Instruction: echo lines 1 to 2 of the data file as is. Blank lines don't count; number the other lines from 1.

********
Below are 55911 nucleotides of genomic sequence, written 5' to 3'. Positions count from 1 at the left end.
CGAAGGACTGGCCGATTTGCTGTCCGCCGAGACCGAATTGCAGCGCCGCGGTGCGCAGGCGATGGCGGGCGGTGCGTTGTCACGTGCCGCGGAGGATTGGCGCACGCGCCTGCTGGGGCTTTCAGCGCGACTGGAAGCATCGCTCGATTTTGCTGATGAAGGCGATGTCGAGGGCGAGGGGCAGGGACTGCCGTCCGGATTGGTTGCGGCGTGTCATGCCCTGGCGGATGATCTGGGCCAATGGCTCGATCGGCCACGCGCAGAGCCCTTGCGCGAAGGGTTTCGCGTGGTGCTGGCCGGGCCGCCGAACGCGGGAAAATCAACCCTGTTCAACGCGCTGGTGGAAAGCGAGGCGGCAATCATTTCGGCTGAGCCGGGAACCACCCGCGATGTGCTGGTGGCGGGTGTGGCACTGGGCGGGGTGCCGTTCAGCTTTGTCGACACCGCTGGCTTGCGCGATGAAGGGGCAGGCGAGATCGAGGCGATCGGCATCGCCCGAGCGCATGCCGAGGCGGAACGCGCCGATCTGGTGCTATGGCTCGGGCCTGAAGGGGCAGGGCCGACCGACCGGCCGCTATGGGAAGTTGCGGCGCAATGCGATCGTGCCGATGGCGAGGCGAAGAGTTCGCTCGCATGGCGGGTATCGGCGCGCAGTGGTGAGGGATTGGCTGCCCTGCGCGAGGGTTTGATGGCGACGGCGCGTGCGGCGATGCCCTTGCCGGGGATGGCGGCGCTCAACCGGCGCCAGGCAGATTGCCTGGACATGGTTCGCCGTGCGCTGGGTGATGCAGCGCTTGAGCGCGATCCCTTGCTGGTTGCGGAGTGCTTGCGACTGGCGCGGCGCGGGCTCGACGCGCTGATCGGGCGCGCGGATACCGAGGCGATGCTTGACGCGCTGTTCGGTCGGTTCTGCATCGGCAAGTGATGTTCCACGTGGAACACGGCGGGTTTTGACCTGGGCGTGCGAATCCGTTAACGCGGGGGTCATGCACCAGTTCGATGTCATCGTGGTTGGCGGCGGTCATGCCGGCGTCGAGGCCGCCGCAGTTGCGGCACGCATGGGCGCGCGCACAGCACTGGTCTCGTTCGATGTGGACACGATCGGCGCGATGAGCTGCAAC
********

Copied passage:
Below are 55911 nucleotides of genomic sequence, written 5' to 3'. Positions count from 1 at the left end.
CGAAGGACTGGCCGATTTGCTGTCCGCCGAGACCGAATTGCAGCGCCGCGGTGCGCAGGCGATGGCGGGCGGTGCGTTGTCACGTGCCGCGGAGGATTGGCGCACGCGCCTGCTGGGGCTTTCAGCGCGACTGGAAGCATCGCTCGATTTTGCTGATGAAGGCGATGTCGAGGGCGAGGGGCAGGGACTGCCGTCCGGATTGGTTGCGGCGTGTCATGCCCTGGCGGATGATCTGGGCCAATGGCTCGATCGGCCACGCGCAGAGCCCTTGCGCGAAGGGTTTCGCGTGGTGCTGGCCGGGCCGCCGAACGCGGGAAAATCAACCCTGTTCAACGCGCTGGTGGAAAGCGAGGCGGCAATCATTTCGGCTGAGCCGGGAACCACCCGCGATGTGCTGGTGGCGGGTGTGGCACTGGGCGGGGTGCCGTTCAGCTTTGTCGACACCGCTGGCTTGCGCGATGAAGGGGCAGGCGAGATCGAGGCGATCGGCATCGCCCGAGCGCATGCCGAGGCGGAACGCGCCGATCTGGTGCTATGGCTCGGGCCTGAAGGGGCAGGGCCGACCGACCGGCCGCTATGGGAAGTTGCGGCGCAATGCGATCGTGCCGATGGCGAGGCGAAGAGTTCGCTCGCATGGCGGGTATCGGCGCGCAGTGGTGAGGGATTGGCTGCCCTGCGCGAGGGTTTGATGGCGACGGCGCGTGCGGCGATGCCCTTGCCGGGGATGGCGGCGCTCAACCGGCGCCAGGCAGATTGCCTGGACATGGTTCGCCGTGCGCTGGGTGATGCAGCGCTTGAGCGCGATCCCTTGCTGGTTGCGGAGTGCTTGCGACTGGCGCGGCGCGGGCTCGACGCGCTGATCGGGCGCGCGGATACCGAGGCGATGCTTGACGCGCTGTTCGGTCGGTTCTGCATCGGCAAGTGATGTTCCACGTGGAACACGGCGGGTTTTGACCTGGGCGTGCGAATCCGTTAACGCGGGGGTCATGCACCAGTTCGATGTCATCGTGGTTGGCGGCGGTCATGCCGGCGTCGAGGCCGCCGCAGTTGCGGCACGCATGGGCGCGCGCACAGCACTGGTCTCGTTCGATGTGGACACGATCGGCGCGATGAGCTGCAAC